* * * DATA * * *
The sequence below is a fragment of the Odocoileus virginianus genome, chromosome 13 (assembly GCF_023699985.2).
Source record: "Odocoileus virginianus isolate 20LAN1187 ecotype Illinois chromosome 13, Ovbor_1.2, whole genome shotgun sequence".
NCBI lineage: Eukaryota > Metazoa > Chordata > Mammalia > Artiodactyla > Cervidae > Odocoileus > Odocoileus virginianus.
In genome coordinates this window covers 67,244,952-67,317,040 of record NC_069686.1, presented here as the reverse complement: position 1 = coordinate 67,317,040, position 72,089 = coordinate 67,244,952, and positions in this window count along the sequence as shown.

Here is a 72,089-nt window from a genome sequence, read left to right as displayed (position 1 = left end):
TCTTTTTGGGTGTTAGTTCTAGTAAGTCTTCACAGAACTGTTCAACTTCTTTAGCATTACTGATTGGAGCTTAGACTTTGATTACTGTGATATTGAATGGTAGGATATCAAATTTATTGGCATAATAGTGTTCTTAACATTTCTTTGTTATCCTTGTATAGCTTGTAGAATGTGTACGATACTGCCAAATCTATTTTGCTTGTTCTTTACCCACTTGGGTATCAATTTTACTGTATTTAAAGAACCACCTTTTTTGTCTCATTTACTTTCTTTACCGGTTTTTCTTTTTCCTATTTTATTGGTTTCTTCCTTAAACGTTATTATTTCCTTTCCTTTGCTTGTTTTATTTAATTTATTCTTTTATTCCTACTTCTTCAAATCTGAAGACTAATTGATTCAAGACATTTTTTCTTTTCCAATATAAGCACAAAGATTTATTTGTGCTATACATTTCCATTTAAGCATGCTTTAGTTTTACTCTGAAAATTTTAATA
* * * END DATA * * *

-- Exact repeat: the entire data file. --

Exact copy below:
The sequence below is a fragment of the Odocoileus virginianus genome, chromosome 13 (assembly GCF_023699985.2).
Source record: "Odocoileus virginianus isolate 20LAN1187 ecotype Illinois chromosome 13, Ovbor_1.2, whole genome shotgun sequence".
NCBI lineage: Eukaryota > Metazoa > Chordata > Mammalia > Artiodactyla > Cervidae > Odocoileus > Odocoileus virginianus.
In genome coordinates this window covers 67,244,952-67,317,040 of record NC_069686.1, presented here as the reverse complement: position 1 = coordinate 67,317,040, position 72,089 = coordinate 67,244,952, and positions in this window count along the sequence as shown.

Here is a 72,089-nt window from a genome sequence, read left to right as displayed (position 1 = left end):
TCTTTTTGGGTGTTAGTTCTAGTAAGTCTTCACAGAACTGTTCAACTTCTTTAGCATTACTGATTGGAGCTTAGACTTTGATTACTGTGATATTGAATGGTAGGATATCAAATTTATTGGCATAATAGTGTTCTTAACATTTCTTTGTTATCCTTGTATAGCTTGTAGAATGTGTACGATACTGCCAAATCTATTTTGCTTGTTCTTTACCCACTTGGGTATCAATTTTACTGTATTTAAAGAACCACCTTTTTTGTCTCATTTACTTTCTTTACCGGTTTTTCTTTTTCCTATTTTATTGGTTTCTTCCTTAAACGTTATTATTTCCTTTCCTTTGCTTGTTTTATTTAATTTATTCTTTTATTCCTACTTCTTCAAATCTGAAGACTAATTGATTCAAGACATTTTTTCTTTTCCAATATAAGCACAAAGATTTATTTGTGCTATACATTTCCATTTAAGCATGCTTTAGTTTTACTCTGAAAATTTTAATA